|1969||The Hostage||Nottingham Playhouse|
|1970||The Philanthropist||Araminta||Royal Court Theatre, (then at the Ethel Barrymore Theatre, New York City 1971)|
|1971||West of Suez||Mary||Royal Court Theatre, London / Cambridge Theatre, London|
|1972||The Great Exhibition||Maud||Hampstead Theatre Club, London|
|1973||The Director of the Opera||Sophia||Royal Court Theatre, London|
|1973||The Seagull||Masha||Chichester Festival|
|1974||Something's Burning||Dikson||Mermaid Theatre, London|
|1974||The Norman Conquests||Ruth||Greenwich Theatre, London|
|1974||Bloomsbury||Dora Carrington||Phoenix Theatre, London|
|1975||Measure For Measure||Isabella||Greenwich Theatre, London|
|1976||"Play," Play and Others||Second woman||Royal Court Theatre|
|1978||Plunder||Prudence Malone||National Theatre Company, Lyttelton Theatre, London|
|1978||The Philanderer||Julia Craven||National Theatre Company, Lyttelton Theatre|
|1978||Betrayal||Emma||National Theatre Company, Lyttelton Theatre|
|1979||Tishoo||Barbara||Wyndham's Theatre, London|
|1981||Man and Superman||Ann Whitefield and Dona Ana||National Theatre Company, Olivier Theatre, London|
|1981||Much Ado about Nothing||Beatrice||National Theatre Company, Olivier Theatre|
|1982||Major Barbara||Barbara Undershaft||National Theatre Company, Lyttelton Theatre|
|1988||The Secret Rapture||Marion French||National Theatre Company, Lyttelton Theatre|
|1988||Andromache||Hermione||The Old Vic, London|
|1990||Piano||Cottesloe Theatre, London|
|1993||The Deep Blue Sea||Hester Collyer||Almeida Theatre, London|
|1999||A Kind of Alaska, the Collection, and the Lover||Deborah||Donmar Warehouse, London|
|2000||The Seagull||Arkadina||Barbican Theatre, London|
|2001||The Little Foxes||Regina||Donmar Warehouse|
|2002||Afterplay||Sonya||Gielgud Theatre/Gate Theatre, Dublin|
|2005||The House of Bernarda Alba||Bernada||National Theatre Company, Lyttelton Theatre|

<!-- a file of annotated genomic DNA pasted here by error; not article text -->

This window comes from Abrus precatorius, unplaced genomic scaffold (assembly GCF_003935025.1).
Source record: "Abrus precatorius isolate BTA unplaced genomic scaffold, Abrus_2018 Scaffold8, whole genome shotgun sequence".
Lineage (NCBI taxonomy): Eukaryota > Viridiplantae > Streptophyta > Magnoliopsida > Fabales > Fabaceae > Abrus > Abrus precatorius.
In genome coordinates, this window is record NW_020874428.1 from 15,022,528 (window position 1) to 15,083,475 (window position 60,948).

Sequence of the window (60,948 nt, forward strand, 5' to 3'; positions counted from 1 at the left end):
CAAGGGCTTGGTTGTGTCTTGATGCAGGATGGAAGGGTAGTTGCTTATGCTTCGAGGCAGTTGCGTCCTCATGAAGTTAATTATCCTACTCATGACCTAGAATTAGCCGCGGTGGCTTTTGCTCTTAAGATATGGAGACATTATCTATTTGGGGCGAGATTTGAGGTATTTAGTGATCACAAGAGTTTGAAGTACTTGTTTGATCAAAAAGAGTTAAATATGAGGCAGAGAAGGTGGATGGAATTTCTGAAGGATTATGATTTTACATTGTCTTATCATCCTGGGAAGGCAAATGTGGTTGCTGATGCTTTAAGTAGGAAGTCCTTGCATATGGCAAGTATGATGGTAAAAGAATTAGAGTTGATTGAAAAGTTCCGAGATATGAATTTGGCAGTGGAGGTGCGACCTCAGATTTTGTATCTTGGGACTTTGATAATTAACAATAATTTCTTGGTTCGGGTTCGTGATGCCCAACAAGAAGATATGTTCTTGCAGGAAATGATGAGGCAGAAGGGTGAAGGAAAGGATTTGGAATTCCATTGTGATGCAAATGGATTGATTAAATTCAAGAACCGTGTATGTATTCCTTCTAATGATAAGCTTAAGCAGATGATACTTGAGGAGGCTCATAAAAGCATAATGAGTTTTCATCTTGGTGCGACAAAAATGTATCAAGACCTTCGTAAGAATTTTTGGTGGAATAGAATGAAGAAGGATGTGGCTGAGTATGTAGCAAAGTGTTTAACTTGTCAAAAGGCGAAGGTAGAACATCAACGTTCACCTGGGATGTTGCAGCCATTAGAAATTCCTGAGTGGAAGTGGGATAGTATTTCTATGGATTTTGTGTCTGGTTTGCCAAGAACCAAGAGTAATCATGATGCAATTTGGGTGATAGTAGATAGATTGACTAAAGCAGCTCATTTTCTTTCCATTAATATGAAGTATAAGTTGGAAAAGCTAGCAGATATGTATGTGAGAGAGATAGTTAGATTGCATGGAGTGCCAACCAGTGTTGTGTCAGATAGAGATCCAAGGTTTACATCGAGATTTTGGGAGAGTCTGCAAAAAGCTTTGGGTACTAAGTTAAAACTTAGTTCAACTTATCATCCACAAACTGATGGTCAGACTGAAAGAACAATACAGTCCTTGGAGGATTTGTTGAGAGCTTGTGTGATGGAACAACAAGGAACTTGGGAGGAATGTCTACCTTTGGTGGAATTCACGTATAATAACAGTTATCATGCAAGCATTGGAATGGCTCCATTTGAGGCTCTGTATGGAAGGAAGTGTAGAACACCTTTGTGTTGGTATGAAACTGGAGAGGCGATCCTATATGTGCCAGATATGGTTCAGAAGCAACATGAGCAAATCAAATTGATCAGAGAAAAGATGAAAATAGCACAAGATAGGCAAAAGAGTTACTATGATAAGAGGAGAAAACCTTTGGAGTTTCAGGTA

|2006||Eh Joe||Female voice||Gate Theatre, Dublin/Duke of York's Theatre, London|
|2006||Women Beware Women||Livia||Swan Theatre, Stratford|
|2007||John Gabriel Borkman||Ella Rentheim||Donmar Warehouse, London|
|2008||The Chalk Garden||Miss Madrigal||Donmar Warehouse, London|
|2008||The Family Reunion||Agatha||Donmar Warehouse, London|
|2009||Hamlet||Gertrude||Wyndham's Theatre, London|
|2011||A Delicate Balance||Agnes||Almeida Theatre, London|
|2014–2015||Taken at Midnight||Irmgard Litten||Minerva Theatre, Chichester/Theatre Royal Haymarket, London|
|2018||Fanny and Alexander||Helena Ekdahl||The Old Vic, London|
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- Andrew Billen (26 April 2000). "Time for Penelope to soar". Evening Standard. London, UK. Retrieved 12 June 2016.[permanent dead link]
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- Profile, oxforddnb.com; 14 April 2015; accessed 14 June 2016.
- "What's On: Wicked role for Penelope means it's Women Beware Wilton; Theatre (Features)" Coventry Evening Telegraph (England) via HighBeam Research
- Drama Centre: watch this face Archived 2 March 2014 at the Wayback Machine., blogs.arts.ac.uk, 22 March 2009; accessed 14 June 2016.
- "The Wheatleys of Houghton-le-Spring: The sweet success of a family" (PDF). Houghton-le-Spring Heritage Society.
- "Performance Details - King Lear". Designing Shakespeare Collection - Performance Details. Retrieved 8 June 2016.
- "Interview: Penelope Wilton". TimeOut London. 28 April 2011. Retrieved 8 June 2016.
- "Institute of Directors — IoD". afterhoursmagazine.co.uk. Retrieved 16 February 2015.
- "Early TV appearances: Penelope Wilton and Brenda Blethyn - King Lear (BBC, 1982), Shakespeare Lives". BBC. Retrieved 12 December 2017.
- "Episode 1, Confusion, The Cazalets - BBC Radio 4". BBC. Retrieved 12 December 2017.
- Kellaway, Kate (30 September 2001). "A study in emotion". The Observer. Retrieved 25 August 2015.
- Myskow, Nina (30 January 2015). "Penelope Wilton: a woman of substance". Saga magazine.
- Olga Craig (15 November 2008). "Penelope Wilton: an actress who epitomises all things quintessentially English". The Daily Telegraph. Retrieved 21 November 2012.
- "Annual Report 2011/12". Retrieved 12 December 2017.